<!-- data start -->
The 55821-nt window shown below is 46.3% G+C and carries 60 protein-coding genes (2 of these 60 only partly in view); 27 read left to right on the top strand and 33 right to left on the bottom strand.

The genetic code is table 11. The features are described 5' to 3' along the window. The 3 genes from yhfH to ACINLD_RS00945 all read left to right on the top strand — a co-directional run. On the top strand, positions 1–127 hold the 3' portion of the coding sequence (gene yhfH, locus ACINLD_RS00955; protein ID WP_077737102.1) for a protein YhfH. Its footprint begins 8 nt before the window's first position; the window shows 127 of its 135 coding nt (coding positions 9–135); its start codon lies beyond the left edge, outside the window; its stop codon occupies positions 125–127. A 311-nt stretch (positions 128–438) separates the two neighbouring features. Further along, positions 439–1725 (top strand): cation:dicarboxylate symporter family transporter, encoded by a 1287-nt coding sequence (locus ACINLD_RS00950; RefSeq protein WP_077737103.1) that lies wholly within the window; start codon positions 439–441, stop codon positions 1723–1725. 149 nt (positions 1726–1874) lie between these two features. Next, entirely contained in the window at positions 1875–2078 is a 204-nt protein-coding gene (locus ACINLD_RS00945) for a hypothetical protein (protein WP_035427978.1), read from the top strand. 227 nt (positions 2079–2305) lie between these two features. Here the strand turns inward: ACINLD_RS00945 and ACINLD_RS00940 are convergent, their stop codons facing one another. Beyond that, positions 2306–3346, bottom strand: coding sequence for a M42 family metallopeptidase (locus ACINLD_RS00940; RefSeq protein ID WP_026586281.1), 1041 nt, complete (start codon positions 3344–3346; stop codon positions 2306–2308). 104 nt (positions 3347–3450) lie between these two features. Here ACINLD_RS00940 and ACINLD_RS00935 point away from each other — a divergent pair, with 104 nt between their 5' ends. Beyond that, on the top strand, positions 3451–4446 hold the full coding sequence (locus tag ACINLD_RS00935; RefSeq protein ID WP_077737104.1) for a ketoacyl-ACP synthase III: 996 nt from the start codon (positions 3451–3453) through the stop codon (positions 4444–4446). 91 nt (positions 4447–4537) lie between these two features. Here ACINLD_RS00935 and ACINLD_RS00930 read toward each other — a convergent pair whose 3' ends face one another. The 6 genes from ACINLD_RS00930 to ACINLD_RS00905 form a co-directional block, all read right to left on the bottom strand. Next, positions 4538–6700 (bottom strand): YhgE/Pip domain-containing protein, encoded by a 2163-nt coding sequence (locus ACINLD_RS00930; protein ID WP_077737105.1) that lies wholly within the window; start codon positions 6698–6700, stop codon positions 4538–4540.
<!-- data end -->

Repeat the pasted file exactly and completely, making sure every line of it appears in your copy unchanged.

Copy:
The 55821-nt window shown below is 46.3% G+C and carries 60 protein-coding genes (2 of these 60 only partly in view); 27 read left to right on the top strand and 33 right to left on the bottom strand.

The genetic code is table 11. The features are described 5' to 3' along the window. The 3 genes from yhfH to ACINLD_RS00945 all read left to right on the top strand — a co-directional run. On the top strand, positions 1–127 hold the 3' portion of the coding sequence (gene yhfH, locus ACINLD_RS00955; protein ID WP_077737102.1) for a protein YhfH. Its footprint begins 8 nt before the window's first position; the window shows 127 of its 135 coding nt (coding positions 9–135); its start codon lies beyond the left edge, outside the window; its stop codon occupies positions 125–127. A 311-nt stretch (positions 128–438) separates the two neighbouring features. Further along, positions 439–1725 (top strand): cation:dicarboxylate symporter family transporter, encoded by a 1287-nt coding sequence (locus ACINLD_RS00950; RefSeq protein WP_077737103.1) that lies wholly within the window; start codon positions 439–441, stop codon positions 1723–1725. 149 nt (positions 1726–1874) lie between these two features. Next, entirely contained in the window at positions 1875–2078 is a 204-nt protein-coding gene (locus ACINLD_RS00945) for a hypothetical protein (protein WP_035427978.1), read from the top strand. 227 nt (positions 2079–2305) lie between these two features. Here the strand turns inward: ACINLD_RS00945 and ACINLD_RS00940 are convergent, their stop codons facing one another. Beyond that, positions 2306–3346, bottom strand: coding sequence for a M42 family metallopeptidase (locus ACINLD_RS00940; RefSeq protein ID WP_026586281.1), 1041 nt, complete (start codon positions 3344–3346; stop codon positions 2306–2308). 104 nt (positions 3347–3450) lie between these two features. Here ACINLD_RS00940 and ACINLD_RS00935 point away from each other — a divergent pair, with 104 nt between their 5' ends. Beyond that, on the top strand, positions 3451–4446 hold the full coding sequence (locus tag ACINLD_RS00935; RefSeq protein ID WP_077737104.1) for a ketoacyl-ACP synthase III: 996 nt from the start codon (positions 3451–3453) through the stop codon (positions 4444–4446). 91 nt (positions 4447–4537) lie between these two features. Here ACINLD_RS00935 and ACINLD_RS00930 read toward each other — a convergent pair whose 3' ends face one another. The 6 genes from ACINLD_RS00930 to ACINLD_RS00905 form a co-directional block, all read right to left on the bottom strand. Next, positions 4538–6700 (bottom strand): YhgE/Pip domain-containing protein, encoded by a 2163-nt coding sequence (locus ACINLD_RS00930; protein ID WP_077737105.1) that lies wholly within the window; start codon positions 6698–6700, stop codon positions 4538–4540.